MIDDLEFIELD — A typically busy day on the slopes was even more hectic at Powder Ridge Mountain Park and Resort because of its recent reopening and helmet requirement.
The park reopened at the end of November for the first time since 2007 with a new requirement that all skiers and snowboarders must wear helmets, regardless of skill level. In order to accommodate winter sports enthusiasts who don’t already own helmets, the ski park rents helmets. But an influx of people eager to get back out on the mountain meant wait times for rental were upwards of two hours on Monday.
Sean Hayes, CEO and one of the owners of Powder Ridge, said Monday that since the park had opened, roughly 40 percent of patrons were renting gear of some sort. Typically that’s around 25 percent, Hayes said.
“What that tells me is that we have a lot of inexperienced skiers and snowboarders out here, a lot of people either new to the sport, or dusting off their skis after 10 years of not using them,” Hayes said, “Those are exactly the people who should be wearing helmets, and I’m glad they are.”
Tom Loring, the park’s ski and snowboarding school director, said Powder Ridge has about 600 helmets available to rent.
They are also selling helmets at a discount for $60. A spokesman for Suburban Sports in Berlin said that helmets there start between $70 and $80, and go up well above that.
Loring and Hayes cited at least four incidents already this season when wearing a helmet has prevented injuries for skiers, keeping the cracked equipment as examples.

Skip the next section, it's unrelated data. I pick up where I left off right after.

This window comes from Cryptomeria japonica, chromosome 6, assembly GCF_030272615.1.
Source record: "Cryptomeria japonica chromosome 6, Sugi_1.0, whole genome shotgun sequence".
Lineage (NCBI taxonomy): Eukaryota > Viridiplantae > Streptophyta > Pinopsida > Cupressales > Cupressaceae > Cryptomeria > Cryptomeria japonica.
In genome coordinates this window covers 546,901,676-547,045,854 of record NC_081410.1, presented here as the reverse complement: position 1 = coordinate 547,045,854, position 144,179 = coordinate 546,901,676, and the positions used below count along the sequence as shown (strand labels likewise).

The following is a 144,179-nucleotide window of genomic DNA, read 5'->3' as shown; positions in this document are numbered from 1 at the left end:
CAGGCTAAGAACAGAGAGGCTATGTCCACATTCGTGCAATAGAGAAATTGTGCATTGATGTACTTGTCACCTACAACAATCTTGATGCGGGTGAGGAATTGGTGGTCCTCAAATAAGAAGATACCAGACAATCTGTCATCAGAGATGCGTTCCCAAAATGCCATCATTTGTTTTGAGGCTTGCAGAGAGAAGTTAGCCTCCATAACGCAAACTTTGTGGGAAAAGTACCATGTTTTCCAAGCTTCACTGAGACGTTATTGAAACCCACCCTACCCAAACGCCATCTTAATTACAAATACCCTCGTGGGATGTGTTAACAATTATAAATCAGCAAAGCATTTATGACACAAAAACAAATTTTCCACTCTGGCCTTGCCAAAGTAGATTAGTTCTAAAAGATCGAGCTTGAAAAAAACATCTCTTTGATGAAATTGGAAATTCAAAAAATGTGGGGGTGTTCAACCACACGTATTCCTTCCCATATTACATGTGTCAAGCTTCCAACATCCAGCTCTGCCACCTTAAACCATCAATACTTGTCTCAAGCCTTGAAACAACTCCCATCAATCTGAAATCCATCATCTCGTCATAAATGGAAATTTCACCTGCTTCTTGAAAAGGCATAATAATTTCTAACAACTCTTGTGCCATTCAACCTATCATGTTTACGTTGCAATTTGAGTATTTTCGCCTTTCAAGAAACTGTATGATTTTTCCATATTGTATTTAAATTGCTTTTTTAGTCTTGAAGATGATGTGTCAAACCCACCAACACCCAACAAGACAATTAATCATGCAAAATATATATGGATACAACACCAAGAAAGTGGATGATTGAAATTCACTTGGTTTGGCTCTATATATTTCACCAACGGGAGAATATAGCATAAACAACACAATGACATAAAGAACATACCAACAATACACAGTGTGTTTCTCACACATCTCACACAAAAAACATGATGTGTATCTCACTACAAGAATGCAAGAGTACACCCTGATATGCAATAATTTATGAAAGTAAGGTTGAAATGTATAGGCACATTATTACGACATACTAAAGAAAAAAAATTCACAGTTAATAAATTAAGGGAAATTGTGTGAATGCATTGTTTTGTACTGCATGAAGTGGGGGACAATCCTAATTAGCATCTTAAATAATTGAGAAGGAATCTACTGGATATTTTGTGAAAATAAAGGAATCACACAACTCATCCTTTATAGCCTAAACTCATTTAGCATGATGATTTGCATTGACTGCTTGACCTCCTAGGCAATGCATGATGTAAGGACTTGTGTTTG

“We had one guy, 6 feet, 4 inches, 250 pounds, who walked in here and said he might have a slight concussion after crashing. He turns around, and the whole back of his helmet is cracked all the way down. That would have been his skull,” Hayes said.
While few doubt the safety benefit, the time spent waiting for them created headaches for more than a few would-be skiers.
“It seems like they’re just not ready,” said Vlad Shapiro, a Brighton, Mass. resident originally from the Ukraine.
“It’s a perfect storm for us today,” Hayes said of the crowding. “The Olympics inspire people to get back out here, it’s a beautiful day with some fresh snow on the ground, and people have the day off. So, we’re busy.”
By comparison, rental wait times at Mount Southington in Plantsville are around 20 minutes, general manager Edward Beckley said. The ski area does not require helmets or provide helmet rentals.
The ski area, which opened in 1959, closed in 2007 because of bankruptcy and sale proceedings. The town bought the 246-acre park in 2008 for $2.55 million.
The new owner, Brownstone Exploration and Discovery Park of Portland, bought the property from the town in 2012 for $700,000. Brownstone anticipated spending more than $3 million to re-open and plans on staying open year-round. The pond on the mountain was doubled from its 4 million gallon capacity to 8 million gallons to create artificial snow.
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